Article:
West Nile virus is moving westward rapidly, but it's not a threat for Nevadans yet, according to Doris Dimmitt, infection control coordinator at Carson-Tahoe Hospital.
"I've received several calls from community members concerned about contracting West Nile from local mosquitoes," she said this week. "The virus is not expected to reach Nevada mosquitoes this year, per the Centers for Disease Control. Beyond that, they are hesitant to predict."
The disease, which started in New England in 1999, has been found as far west as Colorado and Wyoming.
"We may see a case of West Nile here, but it would be someone infected elsewhere," Dimmitt said. "The disease is not contagious. It is passed through infected mosquitoes and is not transmitted person to person."
According to the national Centers for Disease Control, human illness from West Nile virus is rare, even in areas where the virus has been reported and the chance anyone is going to become ill from a mosquito bite is low. Most people infected with the virus will have either no symptoms, or mild ones.
Thirty-seven states have reported West Nile activity this year and 251 human cases have been reported, 147 of those in Louisiana. Nationwide, 15 of those cases were fatal, the deaths were caused by a severe complication known as West Nile encephalitis, an inflammation of the brain. The risk is highest for persons 50 and older, disease control center officials in Atlanta said.
The virus is transmitted primarily between mosquitoes and bird hosts. Birds sustain the virus in the bloodstream for one to four days. During that period, the virus can be reintroduced to mosquitoes, but after that the birds normally acquire a life-long immunity, the disease control center said.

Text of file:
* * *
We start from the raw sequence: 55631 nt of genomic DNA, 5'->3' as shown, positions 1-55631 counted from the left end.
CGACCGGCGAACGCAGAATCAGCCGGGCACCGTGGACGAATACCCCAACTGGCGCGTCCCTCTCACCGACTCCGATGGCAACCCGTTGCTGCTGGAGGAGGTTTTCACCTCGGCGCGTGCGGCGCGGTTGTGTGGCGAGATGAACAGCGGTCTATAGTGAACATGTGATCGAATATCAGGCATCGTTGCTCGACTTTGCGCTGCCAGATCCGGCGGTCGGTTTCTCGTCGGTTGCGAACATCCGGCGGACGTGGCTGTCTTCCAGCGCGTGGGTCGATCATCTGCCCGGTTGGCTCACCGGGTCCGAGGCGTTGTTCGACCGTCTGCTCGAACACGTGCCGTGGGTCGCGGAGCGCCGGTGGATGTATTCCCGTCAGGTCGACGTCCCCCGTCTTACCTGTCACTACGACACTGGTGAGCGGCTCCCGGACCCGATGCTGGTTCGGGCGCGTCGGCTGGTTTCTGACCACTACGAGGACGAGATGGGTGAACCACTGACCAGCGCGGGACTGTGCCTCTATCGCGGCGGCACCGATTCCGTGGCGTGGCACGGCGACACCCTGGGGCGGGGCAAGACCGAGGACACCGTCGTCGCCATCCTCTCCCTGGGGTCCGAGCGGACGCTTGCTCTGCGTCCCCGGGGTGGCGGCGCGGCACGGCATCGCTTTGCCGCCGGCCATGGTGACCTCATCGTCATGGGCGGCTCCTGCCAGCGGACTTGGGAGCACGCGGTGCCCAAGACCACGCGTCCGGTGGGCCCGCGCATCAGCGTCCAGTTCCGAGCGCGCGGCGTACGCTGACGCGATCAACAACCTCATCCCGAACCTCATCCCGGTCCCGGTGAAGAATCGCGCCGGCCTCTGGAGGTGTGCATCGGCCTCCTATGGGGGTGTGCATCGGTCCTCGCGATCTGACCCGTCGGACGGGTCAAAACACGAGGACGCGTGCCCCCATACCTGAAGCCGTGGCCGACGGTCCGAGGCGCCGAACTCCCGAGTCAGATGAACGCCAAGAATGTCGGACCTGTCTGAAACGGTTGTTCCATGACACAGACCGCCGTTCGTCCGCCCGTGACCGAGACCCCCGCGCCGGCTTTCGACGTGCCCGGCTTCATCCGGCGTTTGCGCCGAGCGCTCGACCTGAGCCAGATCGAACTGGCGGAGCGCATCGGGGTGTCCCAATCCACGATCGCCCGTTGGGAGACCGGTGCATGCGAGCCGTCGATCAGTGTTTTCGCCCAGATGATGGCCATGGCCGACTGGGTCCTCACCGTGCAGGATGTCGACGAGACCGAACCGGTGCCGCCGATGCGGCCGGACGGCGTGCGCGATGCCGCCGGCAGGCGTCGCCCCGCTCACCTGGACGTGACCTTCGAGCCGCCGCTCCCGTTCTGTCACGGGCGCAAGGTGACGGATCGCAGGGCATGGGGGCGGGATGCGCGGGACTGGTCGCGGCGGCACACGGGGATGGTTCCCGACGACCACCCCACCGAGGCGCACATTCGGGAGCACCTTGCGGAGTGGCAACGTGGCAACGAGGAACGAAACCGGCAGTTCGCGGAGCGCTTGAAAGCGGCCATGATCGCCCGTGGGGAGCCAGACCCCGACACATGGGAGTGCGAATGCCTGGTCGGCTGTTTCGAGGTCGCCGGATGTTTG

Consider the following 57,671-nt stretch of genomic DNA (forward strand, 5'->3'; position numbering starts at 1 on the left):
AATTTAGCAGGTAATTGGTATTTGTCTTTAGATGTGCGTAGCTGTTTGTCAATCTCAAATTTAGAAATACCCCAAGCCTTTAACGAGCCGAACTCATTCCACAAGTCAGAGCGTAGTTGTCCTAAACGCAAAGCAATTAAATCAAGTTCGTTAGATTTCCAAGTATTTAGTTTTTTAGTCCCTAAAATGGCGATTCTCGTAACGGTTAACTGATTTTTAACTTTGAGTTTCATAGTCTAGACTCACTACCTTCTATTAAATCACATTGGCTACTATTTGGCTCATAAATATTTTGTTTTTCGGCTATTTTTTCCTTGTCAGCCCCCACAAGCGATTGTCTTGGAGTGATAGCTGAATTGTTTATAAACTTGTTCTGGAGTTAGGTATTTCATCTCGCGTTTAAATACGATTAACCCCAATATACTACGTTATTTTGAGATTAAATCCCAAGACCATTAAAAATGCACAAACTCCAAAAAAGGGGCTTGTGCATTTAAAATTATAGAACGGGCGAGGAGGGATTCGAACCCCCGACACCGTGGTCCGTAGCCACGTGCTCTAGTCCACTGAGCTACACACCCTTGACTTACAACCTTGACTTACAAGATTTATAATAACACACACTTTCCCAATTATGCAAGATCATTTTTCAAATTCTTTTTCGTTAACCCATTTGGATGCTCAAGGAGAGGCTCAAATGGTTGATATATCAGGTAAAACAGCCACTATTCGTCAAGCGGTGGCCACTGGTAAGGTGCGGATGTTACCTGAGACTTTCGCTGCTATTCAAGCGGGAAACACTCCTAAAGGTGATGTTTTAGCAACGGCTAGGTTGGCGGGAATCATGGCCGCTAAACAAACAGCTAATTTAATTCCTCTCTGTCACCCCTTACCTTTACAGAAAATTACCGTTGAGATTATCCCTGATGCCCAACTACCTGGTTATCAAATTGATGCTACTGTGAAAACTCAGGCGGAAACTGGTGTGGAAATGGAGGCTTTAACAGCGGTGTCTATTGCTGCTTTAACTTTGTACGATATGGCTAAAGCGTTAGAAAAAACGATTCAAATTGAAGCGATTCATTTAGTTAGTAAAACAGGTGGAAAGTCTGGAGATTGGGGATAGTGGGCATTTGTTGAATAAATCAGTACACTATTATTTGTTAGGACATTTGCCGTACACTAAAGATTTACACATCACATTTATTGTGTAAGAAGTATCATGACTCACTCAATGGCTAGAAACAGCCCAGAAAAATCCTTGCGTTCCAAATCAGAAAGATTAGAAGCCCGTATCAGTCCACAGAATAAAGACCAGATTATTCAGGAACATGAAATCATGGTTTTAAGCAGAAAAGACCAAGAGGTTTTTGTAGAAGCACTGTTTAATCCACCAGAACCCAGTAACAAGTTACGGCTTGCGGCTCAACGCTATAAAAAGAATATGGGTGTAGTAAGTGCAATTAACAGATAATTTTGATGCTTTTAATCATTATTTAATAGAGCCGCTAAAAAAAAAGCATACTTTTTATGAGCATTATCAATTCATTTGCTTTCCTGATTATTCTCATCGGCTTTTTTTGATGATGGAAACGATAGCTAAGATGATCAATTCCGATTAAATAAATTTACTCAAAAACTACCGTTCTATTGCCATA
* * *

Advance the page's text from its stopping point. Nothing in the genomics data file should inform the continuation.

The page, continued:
Some birds infected with the virus do become ill. The disease has been confirmed in 3,128 dead birds representing 110 species. Crows and jays are most often infected.
The virus does not usually reproduce adequately in mammals and consequently is not transmitted through them.
West Nile virus apparently doesn't cause extensive illness in dogs or cats. A test that indicates exposure to the virus in New York revealed dogs in the 1999 epidemic area were frequently infected, but none actually acquired the disease, the disease control center said.
Horses are hardest hit by the infection, with a 40 percent mortality rate. A West Nile virus vaccine recently was licensed for horses, but its effectiveness is unknown.
According to disease control center officials, there is no reason to destroy an infected horse or any other animal. The majority recover completely from the infection.
Nevadans traveling to infected states can reduce their risk by using insect repellent containing DEET. When possible, wear long-sleeved clothes and stay indoors during peak mosquito times, like dawn and dusk, experts advise.